Is it friendship, teamwork, or that much more? Ultimately, Aikatsu! is a children’s franchise, but I suspect this series is going to be very popular with yuri fans even compared to older Aikatsu! anime. It’s potentially a little too on the nose, but the explicit focus on pairings—especially girl-girl pairings—seems like it’d be catnip to that fanbase. When Kamishiro Karen and Mirai Asuka, the top “Friends” group known as “Love Me Tear,” are shown being 100% in sync with each other in terms of movement and even seemingly finishing each other’s sentences, I have to give a second look.

One last thing I noticed is that Aikatsu Friends! has done a really good job of showing the difference between a fledgling pair like Aine and Mio and Love Me Tear. From their idol fashion to just the behavior described in the previous paragraph, there’s just a stark contrast between beginners and veterans. It presents a clear point for Aine and Mio to aim for, and it has me interested in where they and their friendship will go.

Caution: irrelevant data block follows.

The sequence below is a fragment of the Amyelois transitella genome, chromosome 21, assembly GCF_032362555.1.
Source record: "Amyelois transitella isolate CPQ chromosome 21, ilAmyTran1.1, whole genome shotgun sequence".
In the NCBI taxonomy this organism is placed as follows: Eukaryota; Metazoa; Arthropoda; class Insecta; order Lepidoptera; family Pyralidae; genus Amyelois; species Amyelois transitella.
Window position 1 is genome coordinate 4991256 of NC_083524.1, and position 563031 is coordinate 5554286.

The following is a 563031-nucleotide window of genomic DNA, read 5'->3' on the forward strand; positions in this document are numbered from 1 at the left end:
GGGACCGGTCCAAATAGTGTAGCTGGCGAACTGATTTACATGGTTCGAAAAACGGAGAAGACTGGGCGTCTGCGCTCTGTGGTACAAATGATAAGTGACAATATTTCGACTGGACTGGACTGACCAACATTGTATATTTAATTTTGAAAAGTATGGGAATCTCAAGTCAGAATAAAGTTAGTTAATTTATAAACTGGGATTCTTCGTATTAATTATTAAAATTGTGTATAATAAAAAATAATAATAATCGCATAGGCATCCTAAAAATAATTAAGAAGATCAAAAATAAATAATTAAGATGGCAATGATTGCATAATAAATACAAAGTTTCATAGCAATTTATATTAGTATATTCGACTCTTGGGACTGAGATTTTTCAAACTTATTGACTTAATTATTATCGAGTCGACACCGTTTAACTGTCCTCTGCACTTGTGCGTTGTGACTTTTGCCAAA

This post was sponsored by Johnny Trovato. If you’re interested in submitting topics for the blog, or just like my writing and want to support Ogiue Maniax, check out my Patreon.

Aikatsu! and Idol Franchise “Experiences”

As Aikatsu Friends! inches ever closer, I find myself thinking about the longevity of Aikatsu! as a franchise. By this October, it’ll be a whopping six years old—a lifetime when it comes to children’s anime. Where other similar series have tried to compete, few have managed to hang on as Aikatsu! has. One of its closest competitors, Pretty Rhythm, eventually pivoted towards the male-idol-centric King of Prism series. Either by outlasting or outmaneuvering other idol series, Aikatsu! feels as if it’s conquered its own niche—though the exact nature of that niche is what I’m trying to figure out.